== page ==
Have any politicians or parliament officials contacted Depoorter to get him to stop the project? “I can’t name names, but certain politicians in Belgian got in touch,” he says. “When they asked for politician’s reactions here in Belgium they were always super weird about it and went into defence mode – i.e. I’m checking my emails so I can reply to important stuff - Why are you protecting yourself?”

Interview: Dries Depoorter - Caught on Camera

One thing is for sure, the Flemish Scrollers project has certainly had an impact already. Since the project began the Flemish parliament has changed the way it records meetings, as Depoorter explains. “It’s still live, but before I launched my project, they would film the speaker and then show images from around the room of other people. After I launched this project, they have changed it, so if someone is speaking they only show the speaker and nothing else. I was also recording the time the MPs were on the phone in seconds, now it’s difficult to do that because there's only one camera standpoint now.”

The impact of Flemish Scrollers has not just been felt in Belgium, but across the world says Depoorter; “Every week since
I launched it, I’ve had lots of emails from different countries saying we have the same problem with our government, can we use or buy your software? How can we change things?” One slightly worrying spin-off from the project adds Depoorter is the number of emails he has received from private companies wanting to use the software to monitor employees. Considering his project has caused the ire of many local politicians, he insists that wasn’t his intention, “I don't want to attack them personally, not at all.” In fact he seems surprisingly apolitical about much of his work, insisting it is looking at technology without a critical eye. “I don’t really have an opinion about facial recognition, that's the funny part, I just make projects about it. I am showing it can be dangerous but sometimes it can be beautiful too. I don't have an opinion about this. I hope people see that in my work.”

Another of Depoorter’s projects to look at camera technology was Jaywalking, an interactive installation consisting of three buttons and three displays. On the three displays are live surveillance cameras pointed at a crossroads. The cameras are ‘unprotected’, ie have no password so can be easily accessed. The cameras location is normally chosen due to the proximity of where the exhibition is being held. Depoorter wrote software to detect if people are jaywalking, “If they cross the road when it's a red light it asks the visitor ‘Would you like to report this jaywalker?’, and then the visitor can press the button which sends an email to the closest police station with the screenshot of the jaywalker in an attachment or they can also not press the button and nothing will happen.” The email address only exists for 10 minutes so they have to decide quickly.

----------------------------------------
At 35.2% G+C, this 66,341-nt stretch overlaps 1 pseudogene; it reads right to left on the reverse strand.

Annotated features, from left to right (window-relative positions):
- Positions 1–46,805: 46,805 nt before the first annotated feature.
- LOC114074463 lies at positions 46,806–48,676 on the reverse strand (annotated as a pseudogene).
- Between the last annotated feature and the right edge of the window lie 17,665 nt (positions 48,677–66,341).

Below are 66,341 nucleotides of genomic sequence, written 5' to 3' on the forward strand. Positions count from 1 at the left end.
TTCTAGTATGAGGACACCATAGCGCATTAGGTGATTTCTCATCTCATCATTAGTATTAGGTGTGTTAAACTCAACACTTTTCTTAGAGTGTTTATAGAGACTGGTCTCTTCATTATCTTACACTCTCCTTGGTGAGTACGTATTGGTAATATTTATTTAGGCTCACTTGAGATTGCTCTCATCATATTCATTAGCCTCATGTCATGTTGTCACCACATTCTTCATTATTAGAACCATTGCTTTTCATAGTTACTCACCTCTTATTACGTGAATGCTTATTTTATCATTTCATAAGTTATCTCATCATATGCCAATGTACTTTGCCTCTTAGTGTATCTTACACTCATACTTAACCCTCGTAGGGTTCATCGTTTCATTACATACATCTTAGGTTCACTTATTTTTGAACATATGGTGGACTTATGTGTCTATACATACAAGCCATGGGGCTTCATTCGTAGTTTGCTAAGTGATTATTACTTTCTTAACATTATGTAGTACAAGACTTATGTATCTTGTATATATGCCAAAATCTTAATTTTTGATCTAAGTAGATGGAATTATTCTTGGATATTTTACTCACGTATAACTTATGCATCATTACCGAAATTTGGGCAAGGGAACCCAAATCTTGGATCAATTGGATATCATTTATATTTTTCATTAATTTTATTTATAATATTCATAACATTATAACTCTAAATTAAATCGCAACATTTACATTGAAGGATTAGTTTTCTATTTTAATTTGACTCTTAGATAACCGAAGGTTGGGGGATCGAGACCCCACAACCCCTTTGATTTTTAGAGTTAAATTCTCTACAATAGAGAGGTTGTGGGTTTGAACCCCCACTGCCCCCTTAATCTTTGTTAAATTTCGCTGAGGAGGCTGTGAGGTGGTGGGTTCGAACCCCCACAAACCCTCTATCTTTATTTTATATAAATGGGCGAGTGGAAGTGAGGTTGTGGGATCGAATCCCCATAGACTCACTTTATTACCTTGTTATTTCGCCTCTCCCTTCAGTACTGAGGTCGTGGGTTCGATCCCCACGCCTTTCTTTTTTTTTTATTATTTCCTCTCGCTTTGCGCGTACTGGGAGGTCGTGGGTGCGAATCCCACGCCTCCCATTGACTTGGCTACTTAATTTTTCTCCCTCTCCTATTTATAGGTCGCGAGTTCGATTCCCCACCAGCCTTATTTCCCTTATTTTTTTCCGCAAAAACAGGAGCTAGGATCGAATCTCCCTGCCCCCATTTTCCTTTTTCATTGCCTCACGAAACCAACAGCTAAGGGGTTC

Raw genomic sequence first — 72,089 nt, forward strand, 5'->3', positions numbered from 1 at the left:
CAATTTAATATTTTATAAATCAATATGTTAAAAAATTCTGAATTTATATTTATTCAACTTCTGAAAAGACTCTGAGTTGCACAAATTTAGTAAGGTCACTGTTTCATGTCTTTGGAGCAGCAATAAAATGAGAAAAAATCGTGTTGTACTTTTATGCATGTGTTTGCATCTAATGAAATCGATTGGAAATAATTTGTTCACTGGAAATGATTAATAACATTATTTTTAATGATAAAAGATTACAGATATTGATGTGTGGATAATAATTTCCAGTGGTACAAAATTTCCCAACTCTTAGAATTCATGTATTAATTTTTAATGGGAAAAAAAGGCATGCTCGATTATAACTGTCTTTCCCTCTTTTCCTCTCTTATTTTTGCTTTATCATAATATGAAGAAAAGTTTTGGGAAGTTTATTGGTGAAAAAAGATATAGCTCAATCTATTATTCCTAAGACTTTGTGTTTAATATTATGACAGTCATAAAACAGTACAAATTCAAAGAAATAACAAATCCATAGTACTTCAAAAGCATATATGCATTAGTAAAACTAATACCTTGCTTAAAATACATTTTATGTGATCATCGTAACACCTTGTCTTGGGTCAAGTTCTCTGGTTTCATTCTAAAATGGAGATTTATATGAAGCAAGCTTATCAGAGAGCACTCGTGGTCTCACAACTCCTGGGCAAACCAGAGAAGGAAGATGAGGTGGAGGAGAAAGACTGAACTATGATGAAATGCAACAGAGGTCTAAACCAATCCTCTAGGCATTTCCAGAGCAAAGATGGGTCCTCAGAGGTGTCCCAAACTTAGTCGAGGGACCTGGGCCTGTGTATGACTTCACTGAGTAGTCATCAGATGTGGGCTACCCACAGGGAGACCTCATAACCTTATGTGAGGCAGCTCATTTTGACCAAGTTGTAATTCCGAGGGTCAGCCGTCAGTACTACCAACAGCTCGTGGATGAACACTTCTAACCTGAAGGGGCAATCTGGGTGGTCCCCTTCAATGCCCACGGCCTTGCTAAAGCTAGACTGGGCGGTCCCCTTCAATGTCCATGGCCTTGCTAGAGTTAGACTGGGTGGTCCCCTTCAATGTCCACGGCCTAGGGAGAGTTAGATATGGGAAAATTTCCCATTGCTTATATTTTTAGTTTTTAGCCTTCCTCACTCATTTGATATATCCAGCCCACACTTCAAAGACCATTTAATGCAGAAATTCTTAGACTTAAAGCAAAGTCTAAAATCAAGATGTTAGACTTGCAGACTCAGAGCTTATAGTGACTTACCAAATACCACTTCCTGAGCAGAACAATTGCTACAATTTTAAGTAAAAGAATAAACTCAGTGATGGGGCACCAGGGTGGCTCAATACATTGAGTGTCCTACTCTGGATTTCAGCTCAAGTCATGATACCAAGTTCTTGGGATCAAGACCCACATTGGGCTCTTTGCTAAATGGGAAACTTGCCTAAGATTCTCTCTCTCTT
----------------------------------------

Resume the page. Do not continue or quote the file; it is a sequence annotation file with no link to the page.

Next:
Interview: Dries Depoorter - Caught on Camera

Depoorter has followed that project up with one called Jaywalking Frames, in which he created a wall of more than 1,000 photo frames of people jaywalking from all over the world. In a clever touch, the photos are available to buy for the price of the jaywalking fine in that particular country.

In a time when the use of facial recognition, especially in public places, is being heavily scrutinised around the world,
it’s vital that the world of art, so often an important voice for social issues, reflects that, and causes us to question what we see around us, which is exactly what the work of Depoorter does.


Interview: Dries Depoorter - Caught on Camera